Vergenoegd (which literally means ‘satisfied’ in Dutch) is a family owned winery, beautifully situated at the gateway to the Stellenbosch Wine Route in the Cape of South Africa. Vergenoegd is one of the oldest wine estates in South Africa; the property’s founding dates to 1696. For the last 6 generations the Faure family has been farming the estate and making exceptional wines. Producing traditional, full-bodied, age worthy wines of depth and power has been Vergenoegd’s calling card from generation to generation. Appropriately, Vergenoegd has consistently received the highest praise for its wines, both in South Africa and internationally, and the estate now ranks as one of the top producers of wine on the African continent.
Although modern wine making equipment is employed and sustainable vineyard management techniques are practiced throughout the estate’s vineyards, minimal intervention in the wine making process is the overriding philosophy at Vergenoegd. The result is a bevy of Old World style red wines that aptly reflect the unique terroir of the False Bay area of Stellenbosch. Moreover, the estate’s red wines age beautifully for up to 10 years or more. Each receives 16-20 months in small oak barrels before bottling and then at least one additional year in bottle before release. All of the major Bordeaux varietals, Syrah, and two Portuguese grapes, Tinta Barocca and Touriga Nacional, are grown at Vergenoegd, though Cabernet Sauvignon remains the winery’s single most decorated varietal.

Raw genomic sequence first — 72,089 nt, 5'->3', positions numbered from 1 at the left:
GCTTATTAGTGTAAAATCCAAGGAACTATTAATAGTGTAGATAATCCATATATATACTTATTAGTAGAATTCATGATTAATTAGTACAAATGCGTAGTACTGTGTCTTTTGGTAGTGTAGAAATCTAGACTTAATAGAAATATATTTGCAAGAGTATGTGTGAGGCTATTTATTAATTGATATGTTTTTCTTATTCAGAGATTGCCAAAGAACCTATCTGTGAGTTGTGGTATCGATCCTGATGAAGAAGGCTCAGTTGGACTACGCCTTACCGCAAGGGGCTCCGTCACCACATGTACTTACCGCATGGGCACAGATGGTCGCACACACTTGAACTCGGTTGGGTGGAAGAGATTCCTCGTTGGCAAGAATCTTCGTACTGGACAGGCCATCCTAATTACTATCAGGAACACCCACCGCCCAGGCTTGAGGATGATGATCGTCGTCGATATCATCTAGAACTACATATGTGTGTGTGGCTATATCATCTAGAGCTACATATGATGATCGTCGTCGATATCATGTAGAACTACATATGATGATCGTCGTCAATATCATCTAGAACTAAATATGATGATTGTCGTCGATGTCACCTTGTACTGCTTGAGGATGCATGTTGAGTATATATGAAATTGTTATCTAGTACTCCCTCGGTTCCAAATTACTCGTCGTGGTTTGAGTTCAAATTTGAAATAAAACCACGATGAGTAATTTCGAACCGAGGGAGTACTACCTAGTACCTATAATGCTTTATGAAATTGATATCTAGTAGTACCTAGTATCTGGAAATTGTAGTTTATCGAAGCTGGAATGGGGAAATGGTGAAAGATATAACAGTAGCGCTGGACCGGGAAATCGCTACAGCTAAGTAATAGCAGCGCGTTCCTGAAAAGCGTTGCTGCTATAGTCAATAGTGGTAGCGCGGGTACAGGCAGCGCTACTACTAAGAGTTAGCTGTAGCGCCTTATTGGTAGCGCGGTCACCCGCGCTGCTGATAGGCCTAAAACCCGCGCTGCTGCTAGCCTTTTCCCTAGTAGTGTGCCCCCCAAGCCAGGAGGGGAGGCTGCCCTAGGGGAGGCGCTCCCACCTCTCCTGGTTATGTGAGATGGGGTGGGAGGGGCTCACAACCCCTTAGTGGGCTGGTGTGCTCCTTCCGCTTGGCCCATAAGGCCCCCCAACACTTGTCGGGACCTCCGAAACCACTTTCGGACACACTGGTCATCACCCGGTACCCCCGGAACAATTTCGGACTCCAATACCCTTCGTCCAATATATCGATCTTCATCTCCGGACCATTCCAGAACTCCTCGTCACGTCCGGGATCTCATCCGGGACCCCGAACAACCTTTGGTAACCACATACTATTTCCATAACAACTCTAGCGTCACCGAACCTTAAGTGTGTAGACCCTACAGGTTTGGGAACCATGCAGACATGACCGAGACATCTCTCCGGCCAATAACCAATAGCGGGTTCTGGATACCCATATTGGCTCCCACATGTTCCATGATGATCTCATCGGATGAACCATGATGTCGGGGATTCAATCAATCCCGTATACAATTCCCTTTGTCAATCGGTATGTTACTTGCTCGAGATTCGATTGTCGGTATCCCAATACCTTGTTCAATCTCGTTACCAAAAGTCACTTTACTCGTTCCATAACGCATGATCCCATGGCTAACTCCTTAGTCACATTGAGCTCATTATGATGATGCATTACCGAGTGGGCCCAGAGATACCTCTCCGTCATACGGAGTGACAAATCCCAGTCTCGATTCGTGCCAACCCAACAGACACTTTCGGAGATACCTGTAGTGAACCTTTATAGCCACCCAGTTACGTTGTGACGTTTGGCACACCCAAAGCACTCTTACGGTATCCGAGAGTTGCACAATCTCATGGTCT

Recently, Vergenoegd created two new wines, a red and a white blend, under the Runner Duck label. These wines are named for the flock of Indian Runner Ducks that forage for snails and other aquatic life around the estate’s beautifully maintained pond. While the estate’s Cabernet, Shiraz, and Merlot are bred for the long haul, Runner Duck is meant to be consumed in the first five years of life.
Wine has been Vergenoegd’s claim to fame since the 18th century, but the estate possesses several other noteworthy attributes. After Johannes Gysbertus Faure purchased the estate in 1820, he and his brother, Sir Peter Faure, bred racehorses at Vergenoegd. In addition, the Faure’s 18th century homestead, constructed in 1745 and remodeled in 1773 with its “holbol” gable, is one of the finest examples of what has come to be known as “Cape” architecture. The plasterwork on the Manor House and original bell tower are well preserved examples of European building traditions becoming uniquely “Cape” in the hands of early tradesmen.
Consequently, Vergenoegd is truly a historic site as well as a paragon of great wine.